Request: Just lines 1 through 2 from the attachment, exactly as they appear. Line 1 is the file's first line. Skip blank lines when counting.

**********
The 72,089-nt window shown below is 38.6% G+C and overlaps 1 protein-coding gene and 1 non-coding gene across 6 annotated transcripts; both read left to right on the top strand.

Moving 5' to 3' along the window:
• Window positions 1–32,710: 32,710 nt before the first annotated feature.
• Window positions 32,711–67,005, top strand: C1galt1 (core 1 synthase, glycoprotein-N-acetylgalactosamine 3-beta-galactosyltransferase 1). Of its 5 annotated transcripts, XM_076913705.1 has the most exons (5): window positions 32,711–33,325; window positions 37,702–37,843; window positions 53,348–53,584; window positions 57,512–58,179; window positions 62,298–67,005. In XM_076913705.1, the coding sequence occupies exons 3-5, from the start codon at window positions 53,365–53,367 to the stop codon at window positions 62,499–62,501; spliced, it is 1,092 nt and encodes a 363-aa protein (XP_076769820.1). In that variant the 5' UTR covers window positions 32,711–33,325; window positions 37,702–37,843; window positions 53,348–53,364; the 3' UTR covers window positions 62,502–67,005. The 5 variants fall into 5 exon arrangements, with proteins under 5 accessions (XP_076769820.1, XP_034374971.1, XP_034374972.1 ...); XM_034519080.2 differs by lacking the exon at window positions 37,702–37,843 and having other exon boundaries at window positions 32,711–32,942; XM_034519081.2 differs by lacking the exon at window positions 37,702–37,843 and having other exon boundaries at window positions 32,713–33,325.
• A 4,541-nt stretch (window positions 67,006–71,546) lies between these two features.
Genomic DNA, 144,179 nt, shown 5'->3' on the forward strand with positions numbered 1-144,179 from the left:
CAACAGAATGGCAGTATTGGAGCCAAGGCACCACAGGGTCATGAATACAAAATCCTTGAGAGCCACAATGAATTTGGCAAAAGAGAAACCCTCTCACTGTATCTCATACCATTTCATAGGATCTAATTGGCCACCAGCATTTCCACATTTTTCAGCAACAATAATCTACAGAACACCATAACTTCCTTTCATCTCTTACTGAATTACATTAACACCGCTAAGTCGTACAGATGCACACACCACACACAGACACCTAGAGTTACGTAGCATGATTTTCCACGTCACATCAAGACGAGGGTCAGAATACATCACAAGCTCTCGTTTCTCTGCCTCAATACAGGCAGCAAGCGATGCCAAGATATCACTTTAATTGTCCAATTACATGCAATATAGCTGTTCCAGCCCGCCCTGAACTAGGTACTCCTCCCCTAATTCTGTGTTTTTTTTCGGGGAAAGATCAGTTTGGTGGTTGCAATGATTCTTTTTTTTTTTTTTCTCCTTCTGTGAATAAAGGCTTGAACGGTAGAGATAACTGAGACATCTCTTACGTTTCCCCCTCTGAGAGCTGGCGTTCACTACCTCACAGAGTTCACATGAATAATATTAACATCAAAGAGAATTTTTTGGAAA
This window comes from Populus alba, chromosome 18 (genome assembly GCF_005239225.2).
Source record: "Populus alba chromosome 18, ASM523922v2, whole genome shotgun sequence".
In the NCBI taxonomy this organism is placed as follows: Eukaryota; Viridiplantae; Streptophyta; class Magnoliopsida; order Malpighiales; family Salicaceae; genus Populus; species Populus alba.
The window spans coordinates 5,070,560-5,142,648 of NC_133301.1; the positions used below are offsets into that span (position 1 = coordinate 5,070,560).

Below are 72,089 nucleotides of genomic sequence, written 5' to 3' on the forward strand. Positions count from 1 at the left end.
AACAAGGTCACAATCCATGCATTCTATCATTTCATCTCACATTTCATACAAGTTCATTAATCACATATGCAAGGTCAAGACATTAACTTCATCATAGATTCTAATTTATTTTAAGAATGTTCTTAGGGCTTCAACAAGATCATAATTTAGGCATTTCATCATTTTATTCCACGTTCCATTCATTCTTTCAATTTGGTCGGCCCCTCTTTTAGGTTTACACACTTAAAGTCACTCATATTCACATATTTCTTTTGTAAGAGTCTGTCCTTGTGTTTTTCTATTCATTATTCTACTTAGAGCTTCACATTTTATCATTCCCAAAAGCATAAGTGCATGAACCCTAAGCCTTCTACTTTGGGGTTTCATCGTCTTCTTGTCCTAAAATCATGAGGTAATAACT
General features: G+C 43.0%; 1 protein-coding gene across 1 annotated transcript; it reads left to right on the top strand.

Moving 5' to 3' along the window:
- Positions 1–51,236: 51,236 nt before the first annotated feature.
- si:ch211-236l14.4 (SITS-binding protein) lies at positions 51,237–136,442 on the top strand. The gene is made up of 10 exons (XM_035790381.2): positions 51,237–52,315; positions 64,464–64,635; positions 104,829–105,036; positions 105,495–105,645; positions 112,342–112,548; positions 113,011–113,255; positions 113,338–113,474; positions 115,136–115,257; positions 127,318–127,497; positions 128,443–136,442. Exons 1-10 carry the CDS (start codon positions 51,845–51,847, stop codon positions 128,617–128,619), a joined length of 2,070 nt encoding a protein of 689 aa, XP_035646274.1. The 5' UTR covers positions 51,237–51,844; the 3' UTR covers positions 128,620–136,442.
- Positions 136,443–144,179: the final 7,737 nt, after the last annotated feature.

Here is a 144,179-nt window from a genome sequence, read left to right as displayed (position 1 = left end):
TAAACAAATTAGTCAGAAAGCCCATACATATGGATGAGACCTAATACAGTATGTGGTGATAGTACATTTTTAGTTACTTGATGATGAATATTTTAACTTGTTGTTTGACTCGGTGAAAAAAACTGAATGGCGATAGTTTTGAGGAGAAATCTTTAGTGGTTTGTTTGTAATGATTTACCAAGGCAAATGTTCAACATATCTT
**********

The 72,089-nt window shown below is 38.6% G+C and overlaps 1 protein-coding gene and 1 non-coding gene across 6 annotated transcripts; both read left to right on the top strand.

Moving 5' to 3' along the window: